*This is a summary of a podcast by Bill Davidson featuring FactFreaks founder, Steve Hare, which can be listened to here:* Centering the Pendulum Episode 98

Bill and Steve met on Twitter and soon realized that in many ways they were like-minded regarding math education. As a brief recap, let’s cover a few of the key points made in the recording of this podcast.

As Steve said, he really appreciates the name of the podcast because there is currently a war in math education, progressive (more inclusive and cooperative with freedom of student choice) versus traditional (direct instruction with drill and practice). While traditional is closer to providing actual learning, the flaw is that it relies too much on the teacher as the dispenser of wisdom and can easily leave many students baffled. Both believe that **the best teachers are bridging tradition and progressive education.**

Steve believes, as Bill does, the way to succeed on a large scale is to be centered; *all *students should have conceptual understanding of math as well as fluency.

But therein lies the problem. It’s impossible for one teacher to provide that for a room-full of diverse students, each having different needs and being in different places on the learning scale.

So, where to start? At the beginning. Literally.

Bill asked why Steve created FactFreaks. It was in response to a multi-complex problem (there are hundreds of basic math facts, it’s incredibly easy to make a simple error in math and end up with the wrong answer, and without speed a student is unlikely to do well on tests or be able to keep up with classroom instruction). The answer? **Hardwire the basic facts into the brain for instant recall and those problems disappear.**

Steve was familiar with computer programming and thought that if he wrote a program that randomized the facts for a timed minute, it would replace speed tests in his classroom with a new “worksheet” each time replacing grading with a score at the end.

The ah-ha moment came when Steve thought, “But a fact is only a fact when it’s right. Can I stop the clock and re-start if they get a wrong answer? Wouldn’t that be frustrating?” Probably, but he decided to try it out in his classroom and was shocked to enjoy the organic creation of a competitive environment not only with other students (“You got a 39? I can beat that!”), but also with themselves (“No way – I’m playing again, I’m going to get higher than my last score”). And so, the tradition of Freaky Fridays became a time of fast-paced, involved learning for each class. **The more they play, the more they learn.**

"The thing that makes FactFreaks different from other apps like this is that it insists on 100% accuracy. If you get a fact wrong, it bumps you out of the game, and the whole idea is how many facts can you complete in a minute? Since it only measures accurate facts, it makes it possible for kids to be able to compare their performance to their previous performance in a very tangible way, because it's a single number."

Bill wanted to know about the **400 basic math facts**. What does that encompass?

The answer: It's everything from zero plus zero all the way up to 81 divided by nine. I use “mastery” of 40 correct answers in one minute based on the old NCTM definition. But let me tell you, on a laptop using a keypad, the highest score that I know of is 133 in Scrambler (which is crazy hard as a mix of all the operations being randomly generated). Now if that doesn’t prove that these facts can be imbedded into memory and instantly recalled, I don’t know what does!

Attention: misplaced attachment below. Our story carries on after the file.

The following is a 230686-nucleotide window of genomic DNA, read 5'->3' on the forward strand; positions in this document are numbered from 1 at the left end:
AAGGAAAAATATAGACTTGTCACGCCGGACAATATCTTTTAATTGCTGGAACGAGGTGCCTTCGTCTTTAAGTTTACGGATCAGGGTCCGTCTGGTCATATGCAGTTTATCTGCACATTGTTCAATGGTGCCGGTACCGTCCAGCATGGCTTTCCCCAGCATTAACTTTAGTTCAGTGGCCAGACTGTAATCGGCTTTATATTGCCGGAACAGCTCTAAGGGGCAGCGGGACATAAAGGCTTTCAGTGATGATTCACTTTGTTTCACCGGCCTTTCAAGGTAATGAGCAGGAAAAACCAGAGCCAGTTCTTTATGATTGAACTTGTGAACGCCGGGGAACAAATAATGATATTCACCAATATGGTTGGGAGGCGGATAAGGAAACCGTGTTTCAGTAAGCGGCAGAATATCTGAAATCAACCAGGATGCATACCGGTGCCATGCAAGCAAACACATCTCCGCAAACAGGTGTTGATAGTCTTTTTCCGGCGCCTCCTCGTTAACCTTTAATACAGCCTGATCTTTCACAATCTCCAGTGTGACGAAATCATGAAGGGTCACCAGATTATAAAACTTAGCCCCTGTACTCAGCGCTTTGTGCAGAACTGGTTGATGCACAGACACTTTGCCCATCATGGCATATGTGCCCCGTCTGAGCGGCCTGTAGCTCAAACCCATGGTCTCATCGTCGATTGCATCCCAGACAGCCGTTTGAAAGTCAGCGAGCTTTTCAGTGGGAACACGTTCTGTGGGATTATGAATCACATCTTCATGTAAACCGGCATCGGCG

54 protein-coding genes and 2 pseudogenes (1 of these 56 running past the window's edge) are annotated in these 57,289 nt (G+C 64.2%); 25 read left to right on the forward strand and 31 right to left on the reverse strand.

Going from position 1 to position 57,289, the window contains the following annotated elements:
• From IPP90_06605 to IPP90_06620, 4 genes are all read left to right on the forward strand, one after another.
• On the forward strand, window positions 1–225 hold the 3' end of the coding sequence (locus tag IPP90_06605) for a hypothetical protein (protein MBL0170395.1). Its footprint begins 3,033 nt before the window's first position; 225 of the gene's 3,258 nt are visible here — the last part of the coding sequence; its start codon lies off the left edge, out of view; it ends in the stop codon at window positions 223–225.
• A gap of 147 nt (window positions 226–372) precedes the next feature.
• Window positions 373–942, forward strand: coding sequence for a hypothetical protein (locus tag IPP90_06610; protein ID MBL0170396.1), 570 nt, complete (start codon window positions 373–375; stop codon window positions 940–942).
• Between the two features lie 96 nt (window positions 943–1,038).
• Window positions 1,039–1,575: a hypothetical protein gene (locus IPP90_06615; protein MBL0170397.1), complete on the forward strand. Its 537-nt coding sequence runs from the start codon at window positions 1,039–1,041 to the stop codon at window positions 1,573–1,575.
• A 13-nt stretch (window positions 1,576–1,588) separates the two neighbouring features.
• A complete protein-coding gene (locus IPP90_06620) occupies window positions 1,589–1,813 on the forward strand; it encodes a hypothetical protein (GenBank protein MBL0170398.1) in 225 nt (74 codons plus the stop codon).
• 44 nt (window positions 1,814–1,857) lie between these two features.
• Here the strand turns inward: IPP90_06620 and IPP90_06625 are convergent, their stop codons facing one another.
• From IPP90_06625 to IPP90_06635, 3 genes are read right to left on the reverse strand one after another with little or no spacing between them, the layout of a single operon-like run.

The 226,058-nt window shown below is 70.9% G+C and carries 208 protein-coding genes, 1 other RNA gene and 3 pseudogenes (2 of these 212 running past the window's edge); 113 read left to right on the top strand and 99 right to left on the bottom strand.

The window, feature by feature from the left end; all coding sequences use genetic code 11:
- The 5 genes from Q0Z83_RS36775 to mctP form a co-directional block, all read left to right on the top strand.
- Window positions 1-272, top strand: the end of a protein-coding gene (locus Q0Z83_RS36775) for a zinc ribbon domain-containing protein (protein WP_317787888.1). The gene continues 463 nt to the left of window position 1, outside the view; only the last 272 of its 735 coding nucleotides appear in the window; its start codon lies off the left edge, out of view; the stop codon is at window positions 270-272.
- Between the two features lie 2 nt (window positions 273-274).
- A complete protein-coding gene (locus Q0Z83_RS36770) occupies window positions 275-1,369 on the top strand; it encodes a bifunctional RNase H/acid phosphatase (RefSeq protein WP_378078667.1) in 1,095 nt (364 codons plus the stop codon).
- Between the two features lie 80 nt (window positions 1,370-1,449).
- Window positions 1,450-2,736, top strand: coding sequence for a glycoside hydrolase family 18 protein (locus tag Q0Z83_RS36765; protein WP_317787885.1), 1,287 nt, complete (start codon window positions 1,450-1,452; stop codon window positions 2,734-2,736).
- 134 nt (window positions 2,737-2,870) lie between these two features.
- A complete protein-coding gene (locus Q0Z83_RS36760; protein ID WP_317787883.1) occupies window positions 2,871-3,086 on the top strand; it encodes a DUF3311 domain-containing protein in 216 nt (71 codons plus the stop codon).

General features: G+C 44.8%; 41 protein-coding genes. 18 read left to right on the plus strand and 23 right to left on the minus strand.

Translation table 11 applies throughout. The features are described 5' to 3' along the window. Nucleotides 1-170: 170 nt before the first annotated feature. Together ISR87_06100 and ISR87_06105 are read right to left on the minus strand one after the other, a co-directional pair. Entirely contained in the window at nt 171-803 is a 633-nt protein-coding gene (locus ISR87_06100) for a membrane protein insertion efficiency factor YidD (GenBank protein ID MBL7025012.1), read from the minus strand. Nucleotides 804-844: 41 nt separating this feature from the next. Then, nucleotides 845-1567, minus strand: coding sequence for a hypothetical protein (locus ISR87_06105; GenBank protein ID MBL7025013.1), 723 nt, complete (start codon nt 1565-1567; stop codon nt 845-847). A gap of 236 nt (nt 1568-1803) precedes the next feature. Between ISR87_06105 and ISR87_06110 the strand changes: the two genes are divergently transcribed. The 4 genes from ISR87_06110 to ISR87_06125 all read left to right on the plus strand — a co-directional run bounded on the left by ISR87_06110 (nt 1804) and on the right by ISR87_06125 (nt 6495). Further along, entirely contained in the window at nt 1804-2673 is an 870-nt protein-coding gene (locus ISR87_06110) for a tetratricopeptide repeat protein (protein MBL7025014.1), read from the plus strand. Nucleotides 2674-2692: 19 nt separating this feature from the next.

Steve also added that there is a Basic Training component to the game for kids just starting out, which is still a minute, but if they get one wrong the game will keep going. "At the end it will tell them how many they got wrong, and, and at the same time it always shows the correct answer so they learn as they play. If your kids are just starting out and they don't know the answer, just have them call out the fact and give them the answer. That's a great way for them to learn it."

Steve went on to talk about how frustrating it was for him as a teacher at times: “I was really tired of trying to teach more complex concepts like simplifying fractions or adding fractions with different denominators and kids getting stuck on the basic math facts. You're not gonna be working with complex fraction operations if you don't know that three times four is 12.”

As he explained his method of teaching during Covid, largely influenced by John Sweller’s book *“**Efficiency in Learning**”*, it became obvious to Bill that **Steve had created a ladder of learning from the lower grades to middle school.**

Steve confirmed this by saying that technology allows for delegation of the process of mastery learning. "We can offload the process over to the students as long as we hit them in the goldilocks zone where it’s not too hard, not too easy, and they move along at their own pace. It’s amazing to watch a room full of students each quietly working on their own and coming to you only when they have a question. It’s more like tutoring and is the kind of teaching we’ve all dreamt of."

We've had this war between guide at the side, sage on the stage, and I happen to think that there's a possible third way to go here, which I would characterize as sage at the side.

Steve, as an introvert, knows many students like himself; he likes to go at his own pace, is not a fast thinker, and can be easily intimidated. He knows that he is only a teacher when a student learns, and he wants every student to be a learner.

Today Steve is working with his son on a project that will change math education in a way we never thought was possible. Follow him on Twitter (@sharemath) for tips and updates as the project unfolds! And please, have your child/students join the free FactFreaks movement and share it with others!